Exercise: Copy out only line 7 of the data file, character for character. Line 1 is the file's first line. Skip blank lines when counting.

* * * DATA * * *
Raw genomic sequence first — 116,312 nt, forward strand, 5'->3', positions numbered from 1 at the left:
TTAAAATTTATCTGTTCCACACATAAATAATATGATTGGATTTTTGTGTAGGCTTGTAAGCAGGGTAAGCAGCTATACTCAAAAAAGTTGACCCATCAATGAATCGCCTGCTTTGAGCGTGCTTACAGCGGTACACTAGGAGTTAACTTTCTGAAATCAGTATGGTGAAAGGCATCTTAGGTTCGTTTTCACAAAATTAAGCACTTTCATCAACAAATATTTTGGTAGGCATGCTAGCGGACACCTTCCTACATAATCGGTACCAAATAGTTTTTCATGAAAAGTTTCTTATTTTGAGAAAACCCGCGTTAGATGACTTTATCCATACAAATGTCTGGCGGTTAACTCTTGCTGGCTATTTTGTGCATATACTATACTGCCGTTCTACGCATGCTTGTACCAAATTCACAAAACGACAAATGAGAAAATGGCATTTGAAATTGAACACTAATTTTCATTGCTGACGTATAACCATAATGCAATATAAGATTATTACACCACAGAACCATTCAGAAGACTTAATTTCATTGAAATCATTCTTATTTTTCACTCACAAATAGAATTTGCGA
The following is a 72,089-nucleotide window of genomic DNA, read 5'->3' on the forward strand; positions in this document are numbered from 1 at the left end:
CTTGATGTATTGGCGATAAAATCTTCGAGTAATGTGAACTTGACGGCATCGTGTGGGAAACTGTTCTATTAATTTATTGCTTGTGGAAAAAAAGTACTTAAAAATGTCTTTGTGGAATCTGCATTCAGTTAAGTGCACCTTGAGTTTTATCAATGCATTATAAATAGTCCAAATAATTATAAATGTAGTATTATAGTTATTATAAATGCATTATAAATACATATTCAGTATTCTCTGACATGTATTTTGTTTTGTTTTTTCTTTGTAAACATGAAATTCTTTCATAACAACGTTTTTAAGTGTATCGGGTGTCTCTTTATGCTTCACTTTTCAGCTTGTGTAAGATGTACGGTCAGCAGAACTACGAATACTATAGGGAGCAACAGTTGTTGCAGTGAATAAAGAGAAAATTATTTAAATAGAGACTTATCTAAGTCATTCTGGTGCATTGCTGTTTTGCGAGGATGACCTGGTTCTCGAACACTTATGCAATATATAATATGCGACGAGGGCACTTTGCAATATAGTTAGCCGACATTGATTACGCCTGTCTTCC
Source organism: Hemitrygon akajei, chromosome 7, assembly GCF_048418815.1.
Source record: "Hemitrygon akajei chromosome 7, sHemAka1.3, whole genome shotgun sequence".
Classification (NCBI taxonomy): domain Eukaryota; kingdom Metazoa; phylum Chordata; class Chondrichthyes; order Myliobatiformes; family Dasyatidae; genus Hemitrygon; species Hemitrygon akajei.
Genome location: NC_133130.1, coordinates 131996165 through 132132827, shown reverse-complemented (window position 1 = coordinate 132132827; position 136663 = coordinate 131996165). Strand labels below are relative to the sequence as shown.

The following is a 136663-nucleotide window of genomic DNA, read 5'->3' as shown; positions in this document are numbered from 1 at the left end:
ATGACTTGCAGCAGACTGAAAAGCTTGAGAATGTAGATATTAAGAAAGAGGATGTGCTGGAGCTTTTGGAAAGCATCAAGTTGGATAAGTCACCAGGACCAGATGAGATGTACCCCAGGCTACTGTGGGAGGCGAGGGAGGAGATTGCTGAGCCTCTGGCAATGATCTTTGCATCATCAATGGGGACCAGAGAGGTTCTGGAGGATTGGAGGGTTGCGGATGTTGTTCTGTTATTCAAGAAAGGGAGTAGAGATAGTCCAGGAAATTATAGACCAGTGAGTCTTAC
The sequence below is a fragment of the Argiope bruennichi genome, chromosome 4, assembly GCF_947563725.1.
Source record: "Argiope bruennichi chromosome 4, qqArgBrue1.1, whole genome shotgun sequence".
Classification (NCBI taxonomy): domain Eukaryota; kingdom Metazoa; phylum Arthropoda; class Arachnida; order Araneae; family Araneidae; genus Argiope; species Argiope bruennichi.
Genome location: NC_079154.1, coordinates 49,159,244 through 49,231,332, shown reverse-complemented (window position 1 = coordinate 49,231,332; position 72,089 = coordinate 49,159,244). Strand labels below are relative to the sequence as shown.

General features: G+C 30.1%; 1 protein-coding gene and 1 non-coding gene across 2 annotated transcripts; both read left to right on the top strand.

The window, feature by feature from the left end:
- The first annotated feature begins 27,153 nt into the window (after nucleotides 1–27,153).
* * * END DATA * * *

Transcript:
Classification (NCBI taxonomy): domain Eukaryota; kingdom Metazoa; phylum Chordata; class Chondrichthyes; order Myliobatiformes; family Dasyatidae; genus Hemitrygon; species Hemitrygon akajei.